A Battle within the CPUC: Cell Phone Privacy Vote


This vote will be held on Thursday, January 16, 2014.

Newspaper Editorials Call for Cell Phone Privacy Rules:

San Francisco Chronicle: Smarter cell phone privacy protections

It’s outrageous that the privacy protections that apply to your landline records do not extend to your cell phone activity. Considering the capabilities of a modern smartphone to track the most intimate details of your life – from your calls and texts to your very movements – a wireless device should have greater consumer privacy safeguards.

The California Public Utilities Commission is expected to decide as soon as Thursday whether to move toward closing the gaps in privacy rules that were adopted long before cell phones became common.

One option, proposed by Commissioner Mark Ferron, is to essentially do nothing… Then there is the real-world alternative by Commissioner Catherine Sandoval, which acknowledged that there “may be gaps” in privacy protections that were adopted in an era of landlines. (Read more)

San Jose Mercury News: PUC should update rules for cell phone privacy

California’s telecom privacy rules haven’t been updated since 1986, long before phones got smart and “app” was even a word. Now the devices we carry can track our every move, and the people we’re calling can be logged for posterity. Or for the National Security Agency. Or for marketers… The PUC should approve Commissioner Catherine Sandoval’s proposal to review all telecommunication rules and add reasonable privacy protections that weren’t needed in 1986. (Read more)

The Press-Enterprise (Riverside): Update cell phone privacy laws from 1986

The state’s Public Utilities Commission should … adopt the approach offered by Commissioner Catherine Sandoval, who says that the panel needs to reconsider quarter-century old regulations that did not envision modern mobile phone technology.

Smart phones provide access to all kinds of personal data — where people go, what they buy and where they eat, whom they talk to and what they download, among other information…Those personal details can also be a lucrative opportunity for businesses, either in collating the information to sell to others or using the data to target consumers with advertising. But few people want their every move to feed a marketing bonanza, or become fodder for government surveillance. (Read More)

Consumer Federation of California (CFC), The Utility Reform Network (TURN), and Privacy Rights Clearinghouse (PRC) are calling on the California Public Utilities Commission (CPUC) to revamp outdated telecom privacy rules.

On January 16, the CPUC will decide between two competing Commissioner proposals. One proposal grants, and the other denies, a petition submitted by CFC, TURN and PRC to initiate a wireless telecom privacy rulemaking proceeding.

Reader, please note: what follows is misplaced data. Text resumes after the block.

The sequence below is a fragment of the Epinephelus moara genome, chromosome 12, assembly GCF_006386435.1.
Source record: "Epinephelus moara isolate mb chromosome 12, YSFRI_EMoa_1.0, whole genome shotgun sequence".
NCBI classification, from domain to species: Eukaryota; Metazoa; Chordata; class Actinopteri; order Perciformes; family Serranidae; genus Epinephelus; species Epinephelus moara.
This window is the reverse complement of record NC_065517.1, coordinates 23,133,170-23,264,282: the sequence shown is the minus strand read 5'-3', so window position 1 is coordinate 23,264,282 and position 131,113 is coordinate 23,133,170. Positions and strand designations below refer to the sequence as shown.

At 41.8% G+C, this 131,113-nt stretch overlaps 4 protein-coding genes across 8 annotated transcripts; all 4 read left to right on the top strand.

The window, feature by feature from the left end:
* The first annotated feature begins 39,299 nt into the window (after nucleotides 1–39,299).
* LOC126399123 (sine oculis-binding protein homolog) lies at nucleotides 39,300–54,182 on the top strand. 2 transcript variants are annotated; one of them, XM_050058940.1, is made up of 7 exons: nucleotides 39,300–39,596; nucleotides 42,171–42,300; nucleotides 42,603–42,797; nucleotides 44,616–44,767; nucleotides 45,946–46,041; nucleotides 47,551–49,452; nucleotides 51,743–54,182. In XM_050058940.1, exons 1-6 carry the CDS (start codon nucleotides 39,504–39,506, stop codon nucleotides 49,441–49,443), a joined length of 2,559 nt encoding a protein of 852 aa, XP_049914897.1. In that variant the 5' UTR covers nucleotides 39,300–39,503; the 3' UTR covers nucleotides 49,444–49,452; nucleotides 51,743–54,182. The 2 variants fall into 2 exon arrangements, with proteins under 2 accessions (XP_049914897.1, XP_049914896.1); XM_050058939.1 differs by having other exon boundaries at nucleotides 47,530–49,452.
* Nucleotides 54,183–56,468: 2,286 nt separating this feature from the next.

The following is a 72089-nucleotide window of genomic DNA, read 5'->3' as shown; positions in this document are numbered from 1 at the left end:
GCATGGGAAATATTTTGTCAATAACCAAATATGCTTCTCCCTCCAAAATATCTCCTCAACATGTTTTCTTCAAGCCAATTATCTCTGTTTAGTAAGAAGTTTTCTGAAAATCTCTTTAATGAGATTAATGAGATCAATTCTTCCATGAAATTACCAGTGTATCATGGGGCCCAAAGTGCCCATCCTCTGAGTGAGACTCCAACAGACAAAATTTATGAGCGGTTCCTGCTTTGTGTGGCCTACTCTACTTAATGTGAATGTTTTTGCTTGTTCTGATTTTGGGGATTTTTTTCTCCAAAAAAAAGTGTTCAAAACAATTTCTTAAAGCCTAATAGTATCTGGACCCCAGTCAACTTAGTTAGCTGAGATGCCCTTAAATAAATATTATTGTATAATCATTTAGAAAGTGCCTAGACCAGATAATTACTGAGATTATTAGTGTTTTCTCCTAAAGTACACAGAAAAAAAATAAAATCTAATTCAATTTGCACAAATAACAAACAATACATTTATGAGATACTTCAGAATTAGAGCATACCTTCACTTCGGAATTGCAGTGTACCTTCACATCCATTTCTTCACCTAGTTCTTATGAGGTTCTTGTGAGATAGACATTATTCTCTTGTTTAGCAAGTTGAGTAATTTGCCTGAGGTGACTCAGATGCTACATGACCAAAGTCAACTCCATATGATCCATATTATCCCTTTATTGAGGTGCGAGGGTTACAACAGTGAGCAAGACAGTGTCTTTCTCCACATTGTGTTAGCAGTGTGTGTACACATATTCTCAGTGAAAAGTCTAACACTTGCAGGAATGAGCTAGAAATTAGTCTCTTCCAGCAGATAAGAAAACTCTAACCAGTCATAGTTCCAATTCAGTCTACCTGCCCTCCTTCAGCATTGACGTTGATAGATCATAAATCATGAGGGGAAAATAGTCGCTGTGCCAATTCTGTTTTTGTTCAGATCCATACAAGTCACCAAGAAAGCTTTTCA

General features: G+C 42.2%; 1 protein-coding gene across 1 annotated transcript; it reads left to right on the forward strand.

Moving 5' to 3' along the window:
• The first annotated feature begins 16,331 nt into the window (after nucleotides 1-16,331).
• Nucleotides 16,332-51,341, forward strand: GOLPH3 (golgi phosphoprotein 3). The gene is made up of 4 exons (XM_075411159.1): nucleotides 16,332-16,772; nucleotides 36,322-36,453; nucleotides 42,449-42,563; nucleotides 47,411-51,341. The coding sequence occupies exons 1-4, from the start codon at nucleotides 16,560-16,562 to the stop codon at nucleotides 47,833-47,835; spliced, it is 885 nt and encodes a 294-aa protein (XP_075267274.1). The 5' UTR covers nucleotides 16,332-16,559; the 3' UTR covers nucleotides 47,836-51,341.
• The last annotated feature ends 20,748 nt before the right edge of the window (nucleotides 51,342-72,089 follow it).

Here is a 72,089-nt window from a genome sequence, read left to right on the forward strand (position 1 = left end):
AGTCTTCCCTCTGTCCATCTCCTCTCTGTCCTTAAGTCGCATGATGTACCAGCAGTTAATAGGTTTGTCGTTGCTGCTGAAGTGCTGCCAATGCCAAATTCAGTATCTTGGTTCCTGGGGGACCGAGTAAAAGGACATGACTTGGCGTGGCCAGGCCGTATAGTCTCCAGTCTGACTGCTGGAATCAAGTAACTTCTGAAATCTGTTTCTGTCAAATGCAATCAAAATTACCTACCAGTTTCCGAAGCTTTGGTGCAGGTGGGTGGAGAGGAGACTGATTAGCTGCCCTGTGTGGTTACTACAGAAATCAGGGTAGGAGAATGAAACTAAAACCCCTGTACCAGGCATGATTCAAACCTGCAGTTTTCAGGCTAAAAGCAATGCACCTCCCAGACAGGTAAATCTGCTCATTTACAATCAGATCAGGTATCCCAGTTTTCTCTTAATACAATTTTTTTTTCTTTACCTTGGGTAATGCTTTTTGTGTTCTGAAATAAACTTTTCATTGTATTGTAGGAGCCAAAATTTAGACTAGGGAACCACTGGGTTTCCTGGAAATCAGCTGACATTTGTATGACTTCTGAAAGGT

Commissioner Sandoval, a law professor and telecom expert, penned a proposal that says the state, through the CPUC, should update outdated privacy rules to protect phone customers. Sandoval’s proposal would initiate a privacy rulemaking, noting many changes to telecom practices and technologies since the CPUC reviewed the privacy rules decades ago.

At odds with Commissioner Sandoval’s proposal, Commissioner Ferron wrote a proposal that would not allow the rulemaking to go forward because he finds there is no demonstrated privacy problem with cell phones. Commissioner Ferron dismisses privacy concerns because of a “lack of documented examples of actual breaches of customer privacy by telecommunications corporations,” among other rationales.

“Too often we hear news about our personal information being sold or shared without our knowledge or consent. We can’t trust corporate phone giants to make those decisions for us,” said Richard Holober, CFC Executive Director.

In 1986, when the rules were drafted, phones didn’t track location, bill payments and other personal information. But many rules governing phone privacy in California are inadequate to protect modern consumers’ constitutional right to privacy, and privacy rules that apply to traditional residential landlines do not all apply to cell phones.

Today, mobile carriers as well as app developers can collect, store, and use a customer’s personal information, regardless of their knowledge or consent. For example, over 140 million customers of Sprint, AT&T and other phone companies were tracked through their phones by Carrier IQ software that phone companies had quietly embedded in mobile devices without customers’ permission. It records location, phone numbers, app downloads, and when text messages are sent or received.

Sandoval’s proposal notes that Carrier IQ is not the only company tracking consumers. When Verizon Wireless customers navigate to websites on smart phones, information about the websites, as well as customers’ location and demographic background, may be sold to businesses including malls, stadiums and billboard owners.

“The phone companies have failed to protect our privacy,” said TURN’s Executive Director, Mark Toney. “When they force tracking software on unwitting customers, consumers really have no choice. That flies in the face of our constitutional right to privacy.”

CFC, TURN and PRC petitioned the CPUC a year ago. The CPUC is scheduled to vote on January 16, whether to protect consumers’ telecom privacy or to stay with outdated rules that were put in place before cell phones and data-mining applications existed.